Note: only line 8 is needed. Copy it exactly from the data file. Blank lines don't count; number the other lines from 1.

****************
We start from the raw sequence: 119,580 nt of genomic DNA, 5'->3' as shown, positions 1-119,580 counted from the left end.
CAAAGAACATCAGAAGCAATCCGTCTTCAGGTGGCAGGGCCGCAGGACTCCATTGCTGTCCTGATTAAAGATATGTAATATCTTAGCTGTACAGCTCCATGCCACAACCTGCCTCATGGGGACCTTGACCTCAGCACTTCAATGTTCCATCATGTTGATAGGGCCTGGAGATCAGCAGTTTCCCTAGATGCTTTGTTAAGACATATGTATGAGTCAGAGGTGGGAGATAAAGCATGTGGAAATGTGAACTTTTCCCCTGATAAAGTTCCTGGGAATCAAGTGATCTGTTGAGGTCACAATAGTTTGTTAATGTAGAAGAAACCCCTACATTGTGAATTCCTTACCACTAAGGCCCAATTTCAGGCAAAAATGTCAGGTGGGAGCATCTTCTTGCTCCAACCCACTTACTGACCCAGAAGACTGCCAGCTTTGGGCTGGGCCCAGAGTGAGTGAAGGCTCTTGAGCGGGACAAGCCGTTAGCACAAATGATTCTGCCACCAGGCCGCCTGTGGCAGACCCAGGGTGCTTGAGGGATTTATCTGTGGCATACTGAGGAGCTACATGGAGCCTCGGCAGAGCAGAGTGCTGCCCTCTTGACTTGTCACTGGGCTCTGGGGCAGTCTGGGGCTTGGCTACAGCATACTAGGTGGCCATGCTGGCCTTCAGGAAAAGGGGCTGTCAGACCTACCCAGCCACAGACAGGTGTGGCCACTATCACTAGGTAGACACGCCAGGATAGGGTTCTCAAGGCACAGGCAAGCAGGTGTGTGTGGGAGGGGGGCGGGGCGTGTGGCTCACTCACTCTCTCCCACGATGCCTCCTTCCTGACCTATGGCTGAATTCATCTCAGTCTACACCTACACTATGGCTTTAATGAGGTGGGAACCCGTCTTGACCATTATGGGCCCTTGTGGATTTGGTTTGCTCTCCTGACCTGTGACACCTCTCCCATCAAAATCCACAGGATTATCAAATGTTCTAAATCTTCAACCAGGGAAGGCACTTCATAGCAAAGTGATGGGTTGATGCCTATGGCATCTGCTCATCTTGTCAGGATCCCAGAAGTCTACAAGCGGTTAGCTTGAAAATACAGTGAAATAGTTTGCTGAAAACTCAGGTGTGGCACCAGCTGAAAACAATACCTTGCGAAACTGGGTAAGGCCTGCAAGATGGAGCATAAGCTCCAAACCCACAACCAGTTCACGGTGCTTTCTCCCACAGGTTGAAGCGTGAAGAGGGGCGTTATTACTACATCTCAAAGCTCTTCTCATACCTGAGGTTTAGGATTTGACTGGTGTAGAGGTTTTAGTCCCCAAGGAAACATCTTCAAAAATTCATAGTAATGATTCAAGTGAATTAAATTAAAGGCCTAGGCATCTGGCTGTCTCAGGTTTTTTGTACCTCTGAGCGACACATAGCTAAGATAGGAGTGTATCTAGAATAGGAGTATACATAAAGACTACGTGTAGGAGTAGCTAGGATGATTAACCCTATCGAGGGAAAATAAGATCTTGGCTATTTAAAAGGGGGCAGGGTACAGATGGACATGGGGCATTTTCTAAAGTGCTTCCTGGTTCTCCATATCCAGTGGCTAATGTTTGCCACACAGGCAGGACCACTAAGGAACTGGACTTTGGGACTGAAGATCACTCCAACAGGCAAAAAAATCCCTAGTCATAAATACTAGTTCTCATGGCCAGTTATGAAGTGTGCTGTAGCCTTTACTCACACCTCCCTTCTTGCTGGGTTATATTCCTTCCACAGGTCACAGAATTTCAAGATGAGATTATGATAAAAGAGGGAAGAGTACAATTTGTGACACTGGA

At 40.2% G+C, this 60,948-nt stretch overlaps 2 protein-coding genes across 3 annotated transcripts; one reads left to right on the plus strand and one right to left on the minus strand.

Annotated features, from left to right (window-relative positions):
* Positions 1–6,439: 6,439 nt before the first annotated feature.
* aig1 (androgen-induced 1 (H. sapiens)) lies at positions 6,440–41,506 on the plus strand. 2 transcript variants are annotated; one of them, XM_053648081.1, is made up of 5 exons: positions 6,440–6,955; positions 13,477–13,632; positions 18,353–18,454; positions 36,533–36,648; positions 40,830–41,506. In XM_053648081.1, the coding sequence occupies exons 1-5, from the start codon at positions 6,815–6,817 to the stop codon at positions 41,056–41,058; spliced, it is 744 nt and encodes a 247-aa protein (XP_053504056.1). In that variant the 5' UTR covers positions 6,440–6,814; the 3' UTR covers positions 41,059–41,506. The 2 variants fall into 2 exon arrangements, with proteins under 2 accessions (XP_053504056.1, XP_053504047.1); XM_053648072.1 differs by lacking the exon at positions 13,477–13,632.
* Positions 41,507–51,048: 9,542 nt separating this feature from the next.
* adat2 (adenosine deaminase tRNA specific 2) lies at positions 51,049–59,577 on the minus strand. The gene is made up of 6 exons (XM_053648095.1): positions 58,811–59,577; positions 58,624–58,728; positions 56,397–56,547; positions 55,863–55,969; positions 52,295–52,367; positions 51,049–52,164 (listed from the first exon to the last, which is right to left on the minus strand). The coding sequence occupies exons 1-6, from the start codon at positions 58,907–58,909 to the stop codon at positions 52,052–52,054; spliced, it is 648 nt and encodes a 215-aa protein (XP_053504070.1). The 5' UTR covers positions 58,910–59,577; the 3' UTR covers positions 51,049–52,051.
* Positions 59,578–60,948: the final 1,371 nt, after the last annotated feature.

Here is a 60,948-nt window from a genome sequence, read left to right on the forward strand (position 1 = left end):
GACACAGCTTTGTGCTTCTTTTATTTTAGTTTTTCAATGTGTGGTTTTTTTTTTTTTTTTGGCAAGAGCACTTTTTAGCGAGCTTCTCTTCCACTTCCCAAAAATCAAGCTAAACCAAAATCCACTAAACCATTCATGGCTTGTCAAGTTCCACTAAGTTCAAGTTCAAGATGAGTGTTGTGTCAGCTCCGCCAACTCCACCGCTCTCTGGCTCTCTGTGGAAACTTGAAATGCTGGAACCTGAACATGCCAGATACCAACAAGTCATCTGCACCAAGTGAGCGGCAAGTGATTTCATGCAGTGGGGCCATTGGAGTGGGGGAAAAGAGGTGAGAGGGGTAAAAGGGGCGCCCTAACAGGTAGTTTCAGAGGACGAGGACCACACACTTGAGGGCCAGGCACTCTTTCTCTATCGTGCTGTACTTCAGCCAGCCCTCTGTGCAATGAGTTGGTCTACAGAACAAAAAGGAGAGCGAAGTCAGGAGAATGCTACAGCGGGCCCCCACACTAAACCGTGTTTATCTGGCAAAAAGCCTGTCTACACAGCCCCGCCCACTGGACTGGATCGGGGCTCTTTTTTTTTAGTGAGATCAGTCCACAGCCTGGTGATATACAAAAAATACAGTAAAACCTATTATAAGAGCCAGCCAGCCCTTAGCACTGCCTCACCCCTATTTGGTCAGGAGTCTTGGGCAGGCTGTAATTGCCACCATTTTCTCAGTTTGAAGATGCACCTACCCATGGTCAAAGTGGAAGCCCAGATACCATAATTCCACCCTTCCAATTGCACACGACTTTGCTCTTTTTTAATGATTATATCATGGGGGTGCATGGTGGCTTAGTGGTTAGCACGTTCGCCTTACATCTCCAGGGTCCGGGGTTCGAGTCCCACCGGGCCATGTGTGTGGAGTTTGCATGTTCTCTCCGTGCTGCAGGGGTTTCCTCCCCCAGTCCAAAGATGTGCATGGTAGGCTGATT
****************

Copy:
* adat2 (adenosine deaminase tRNA specific 2) lies at positions 51,049–59,577 on the minus strand. The gene is made up of 6 exons (XM_053648095.1): positions 58,811–59,577; positions 58,624–58,728; positions 56,397–56,547; positions 55,863–55,969; positions 52,295–52,367; positions 51,049–52,164 (listed from the first exon to the last, which is right to left on the minus strand). The coding sequence occupies exons 1-6, from the start codon at positions 58,907–58,909 to the stop codon at positions 52,052–52,054; spliced, it is 648 nt and encodes a 215-aa protein (XP_053504070.1). The 5' UTR covers positions 58,910–59,577; the 3' UTR covers positions 51,049–52,051.